Last night I got a message asking for tips on how to make photography a career (apparently Pete @tvoom pointed her towards me ;P). While working on a reply to that message, I quickly noticed that it will become a bit of a longer text… so why not make a public post out of it. Who knows, maybe others are interested in that topic as well.
First off: there is neither an easy nor a quick answer to that question and there certainly is no recipe that always works. I’ll leave out all tips on “how to become a better photographer” here. The internet provides tons of those already and a simple Google search will provide you with lots and lots of helpful tips on that matter (admittedly, it will also provide you with tons of bullshit and distinguishing those two isn’t easy as a beginner). However, if you’re looking for a place to start, I’ll point back towards Pete (no bullshit to be found there ;) ): http://tvoom.tumblr.com/private/66187452180/tumblr_mvukbw6mxb1sqrcls
So I’ll only focus on the “how to turn it into a business”/“how to make a living from it”. This list were the first things that came to my mind when thinking about the subject - in no particular order and maybe even a bit chaotic. It will by far not be complete and it will also not be “the truth”. There are also completely different approaches that work well. This is just how I do it and probably even more important, how I succeeded in doing it.
1) Be the best photographer you can possibly be at a certain time. Follow the above mentioned tips on “how to become a better photographer”, improve, challenge yourself, attend additional courses and workshops, read, practice, never stop learning. There is no end to that. Ever.
2) Being a good photographer isn’t enough. You also need to be a good business man or woman, sales person, marketing specialist, you need to know your way around copyright laws, tax laws, customer protection laws, business laws and so on. Being self-employed as a photographer, you only spend a small amount of your time actually taking photographs. So don’t take that step if “all you want to do is take pictures”. That won’t work. Ever since I started to make a living from photography, I have WAY less time for… well… photography.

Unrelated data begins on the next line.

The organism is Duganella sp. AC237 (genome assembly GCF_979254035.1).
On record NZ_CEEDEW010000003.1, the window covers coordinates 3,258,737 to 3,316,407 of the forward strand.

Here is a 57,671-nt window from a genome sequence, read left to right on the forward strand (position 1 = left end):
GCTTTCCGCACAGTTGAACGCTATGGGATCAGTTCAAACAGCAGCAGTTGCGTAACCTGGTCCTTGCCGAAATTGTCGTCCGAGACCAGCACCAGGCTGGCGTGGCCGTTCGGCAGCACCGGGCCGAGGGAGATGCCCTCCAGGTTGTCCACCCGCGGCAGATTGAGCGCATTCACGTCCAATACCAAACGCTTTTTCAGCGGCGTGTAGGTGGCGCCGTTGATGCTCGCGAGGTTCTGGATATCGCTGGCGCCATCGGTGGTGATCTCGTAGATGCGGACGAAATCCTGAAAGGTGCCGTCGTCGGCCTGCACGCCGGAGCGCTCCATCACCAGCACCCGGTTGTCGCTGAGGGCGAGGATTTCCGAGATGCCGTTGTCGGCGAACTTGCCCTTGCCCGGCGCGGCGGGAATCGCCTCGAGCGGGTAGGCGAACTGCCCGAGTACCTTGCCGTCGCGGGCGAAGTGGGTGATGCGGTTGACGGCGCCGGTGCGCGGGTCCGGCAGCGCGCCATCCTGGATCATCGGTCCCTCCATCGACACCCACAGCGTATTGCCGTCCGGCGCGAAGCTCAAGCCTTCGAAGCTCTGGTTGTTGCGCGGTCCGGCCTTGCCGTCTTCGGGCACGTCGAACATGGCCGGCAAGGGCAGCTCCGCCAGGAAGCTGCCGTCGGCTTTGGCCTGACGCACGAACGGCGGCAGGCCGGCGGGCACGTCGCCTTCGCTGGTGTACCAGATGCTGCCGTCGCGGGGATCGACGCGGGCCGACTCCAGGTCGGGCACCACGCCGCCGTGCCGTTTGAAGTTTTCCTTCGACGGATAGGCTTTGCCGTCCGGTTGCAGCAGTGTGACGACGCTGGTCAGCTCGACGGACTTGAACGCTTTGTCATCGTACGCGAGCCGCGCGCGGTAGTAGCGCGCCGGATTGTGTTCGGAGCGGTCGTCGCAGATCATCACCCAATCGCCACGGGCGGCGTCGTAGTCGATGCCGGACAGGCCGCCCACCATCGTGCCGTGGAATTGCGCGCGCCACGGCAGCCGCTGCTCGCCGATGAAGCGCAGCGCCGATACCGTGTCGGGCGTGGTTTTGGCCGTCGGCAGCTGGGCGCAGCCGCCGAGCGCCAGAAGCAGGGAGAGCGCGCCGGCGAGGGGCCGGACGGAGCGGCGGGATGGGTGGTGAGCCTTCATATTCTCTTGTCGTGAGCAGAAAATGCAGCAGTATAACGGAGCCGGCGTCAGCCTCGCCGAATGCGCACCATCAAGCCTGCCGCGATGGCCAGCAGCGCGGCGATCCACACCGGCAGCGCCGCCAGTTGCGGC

3) Always provide quality. Always. Period.
4) Know your competition. There are tons of professional photographers out there. What makes you better than them? What makes you different from them? Why should a customer book you instead of one of the others?
5) Don’t only view other photographers as competition but also as partners (but exclude the ones that don’t live up to your quality standards). Grow a network. Having other photographers around doesn’t only give you the possibility of highly valuable exchange of experience, but also the possibility of collaborations. Not every job can be done alone and already having someone at hand that you know and trust when that situation arises saves you a lot of time and hassle. And in reverse, those other photographers will also turn to you when they need backup. Last but not least: jobs can collide when they need to be executed on a certain date. I’d much rather point a customer to another friendly photographer that I KNOW than simply turning him down because “I don’t have time”.